Earlier this month, the Richard M. Fairbanks School of Public Health at IUPUI’s ECHO Center received a $900,000 grant from Indiana State Department of Health as part of a larger three-year, $21 million grant from the Centers for Disease Control and Prevention that will bolster the state’s efforts to prevent and detect drug overdoses.
The ECHO Center currently operates multiple programs aimed at improving the health of Hoosiers statewide. The additional funding from the state will support the ECHO Center’s existing Indiana Peer Education Program and provide funding for an innovative ECHO called IN CAREs (Indiana Communities Advancing Recovery Efforts), bringing together Indiana communities with high rates of addiction and opioid overdose virtually to share community-based solutions that have demonstrated effectiveness.
Indiana Communities Advancing Recovery Efforts (IN CAREs) ECHO will began on September 1, 2019 and will run through August 31, 2022. IN CAREs ECHO will connect a group of Hub experts who have experience in responding to the opioid epidemic and reducing drug overdose deaths with a set of community-based Spoke teams made up of key members of the community’s response team, including healthcare, law enforcement, first responders, public health, behavioral health, faith based partners, community coalitions, and judiciary, and others. The Spoke teams must commit to working together to implement strategies and coordinate efforts to reduce overdose deaths in their community. Richard M. Fairbanks School of Public (FSPH) and the ISDH Division of Trauma and Injury Prevention (DTIP) will work with the Centers for Disease Control and Prevention to put forth a curriculum for nine ECHO sessions. Topics will include eliminating the stigma of addiction, increasing access to naloxone, and using data to better understand overdose deaths. While there are many efforts occurring across Indiana to address the opioid epidemic, many are siloed within organizations or sectors, with limited opportunity to engage with other communities and share best practices. IN CARES ECHO will bring together leaders from key sectors within local communities once a month to learn about successful interventions from each other, adopt interventions locally, and advance community recovery efforts across Indiana.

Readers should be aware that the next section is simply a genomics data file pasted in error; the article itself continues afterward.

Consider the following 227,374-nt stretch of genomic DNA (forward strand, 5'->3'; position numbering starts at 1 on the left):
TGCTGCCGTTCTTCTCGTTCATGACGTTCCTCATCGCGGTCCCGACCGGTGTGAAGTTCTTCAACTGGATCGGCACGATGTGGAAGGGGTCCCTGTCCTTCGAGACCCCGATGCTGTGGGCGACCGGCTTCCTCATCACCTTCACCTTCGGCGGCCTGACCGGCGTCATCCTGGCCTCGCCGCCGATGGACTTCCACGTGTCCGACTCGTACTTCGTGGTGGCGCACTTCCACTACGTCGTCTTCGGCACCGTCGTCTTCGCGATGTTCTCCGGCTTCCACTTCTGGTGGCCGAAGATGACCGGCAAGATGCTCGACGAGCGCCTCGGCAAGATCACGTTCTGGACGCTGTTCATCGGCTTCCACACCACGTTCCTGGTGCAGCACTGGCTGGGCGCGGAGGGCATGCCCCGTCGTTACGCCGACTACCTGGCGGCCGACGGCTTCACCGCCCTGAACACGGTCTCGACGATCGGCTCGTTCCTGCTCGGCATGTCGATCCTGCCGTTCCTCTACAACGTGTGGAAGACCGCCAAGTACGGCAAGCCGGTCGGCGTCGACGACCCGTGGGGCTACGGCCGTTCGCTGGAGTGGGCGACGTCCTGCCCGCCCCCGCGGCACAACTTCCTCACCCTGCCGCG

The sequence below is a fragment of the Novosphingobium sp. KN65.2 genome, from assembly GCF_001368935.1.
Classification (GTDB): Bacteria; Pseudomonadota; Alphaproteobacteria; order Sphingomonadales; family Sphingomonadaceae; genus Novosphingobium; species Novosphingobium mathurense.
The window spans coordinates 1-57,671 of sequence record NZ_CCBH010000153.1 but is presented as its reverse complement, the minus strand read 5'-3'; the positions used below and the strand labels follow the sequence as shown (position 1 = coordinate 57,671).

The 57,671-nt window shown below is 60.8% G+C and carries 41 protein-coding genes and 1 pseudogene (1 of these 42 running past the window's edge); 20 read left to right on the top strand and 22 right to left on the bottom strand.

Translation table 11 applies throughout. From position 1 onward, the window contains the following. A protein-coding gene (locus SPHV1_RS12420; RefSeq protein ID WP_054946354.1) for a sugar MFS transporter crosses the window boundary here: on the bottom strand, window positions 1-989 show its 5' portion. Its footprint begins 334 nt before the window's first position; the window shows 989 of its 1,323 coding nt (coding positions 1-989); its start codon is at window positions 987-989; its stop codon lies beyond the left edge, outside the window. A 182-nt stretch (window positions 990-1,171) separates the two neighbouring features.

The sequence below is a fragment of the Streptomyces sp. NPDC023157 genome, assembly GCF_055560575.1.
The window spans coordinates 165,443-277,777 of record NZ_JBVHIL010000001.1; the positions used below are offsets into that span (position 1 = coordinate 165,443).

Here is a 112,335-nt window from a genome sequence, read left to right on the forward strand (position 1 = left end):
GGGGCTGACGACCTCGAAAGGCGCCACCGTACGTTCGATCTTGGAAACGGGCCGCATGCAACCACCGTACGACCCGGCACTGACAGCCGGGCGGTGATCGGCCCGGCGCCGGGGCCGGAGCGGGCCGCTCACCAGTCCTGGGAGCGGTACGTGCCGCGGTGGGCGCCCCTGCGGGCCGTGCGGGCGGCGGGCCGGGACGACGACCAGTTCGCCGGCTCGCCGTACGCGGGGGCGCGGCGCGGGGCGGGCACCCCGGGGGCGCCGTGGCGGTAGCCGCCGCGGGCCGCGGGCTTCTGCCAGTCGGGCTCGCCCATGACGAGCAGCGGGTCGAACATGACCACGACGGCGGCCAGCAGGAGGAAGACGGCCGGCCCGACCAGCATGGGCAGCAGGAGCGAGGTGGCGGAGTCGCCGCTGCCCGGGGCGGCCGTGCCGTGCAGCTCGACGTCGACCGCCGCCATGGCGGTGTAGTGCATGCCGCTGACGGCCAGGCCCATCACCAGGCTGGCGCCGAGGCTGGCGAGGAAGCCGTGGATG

“We are so excited to be working with ISDH on this project,” said Joan Duwve, Associate Dean for Practice at Fairbanks School of Public Health at IUPUI and head of the ECHO Center. “IN CAREs ECHO will purposefully bring together leaders from key sectors within local communities to work together on addressing drug overdose deaths. Those community leaders will then connect virtually with other teams of community leaders to create a knowledge sharing network. This effort will create a knowledge sharing network by bringing communities together to learn from each other about best practices and efforts most likely to successfully decrease opioid deaths.”
The INPEP ECHO, in partnership with the Viral Hepatitis Program at the Indiana State Department of Health, Step-Up Inc., and The Indiana Department of Correction, utilizes the power of peer education, a style of teaching that brings together people with shared lived experiences, to improve health education for people who are incarcerated. In a 10-hour health education workshop taught by peer educators who have graduated from the INPEP ECHO peer education course, peers discuss risks and behaviors that are particular to life inside a correctional facility. Topics focus on substance use disorder, harm reduction and preventing the spread of infectious diseases.
According to Andrea Janota, program coordinator at the ECHO Center, “Over 95 percent of people who are incarcerated will return home. INPEP ECHO is a train-the-trainer model that provides an extraordinary opportunity to improve not only the health of people who are incarcerated, but also the health of their families and communities.”
So far, more than 30 men from two Indiana State Prisons, Correctional Industrial Facility in Pendleton and Plainfield Correction Facility, completed the 40-hour peer education training program and have begun hosting weekly 10-hour health education workshops with their peers.
Janota said the peer health educators are talented and energetic facilitators who are able to use their lived experiences to reach their peers in ways that those who have never been incarcerated cannot. In addition to supporting health and safety in prisons, the program helps trainees develop professional skillsets.
More information about Fairbanks ECHO programs, including IU’s HIV, HCV LGBTQ+ and Cancer ECHOs is available online.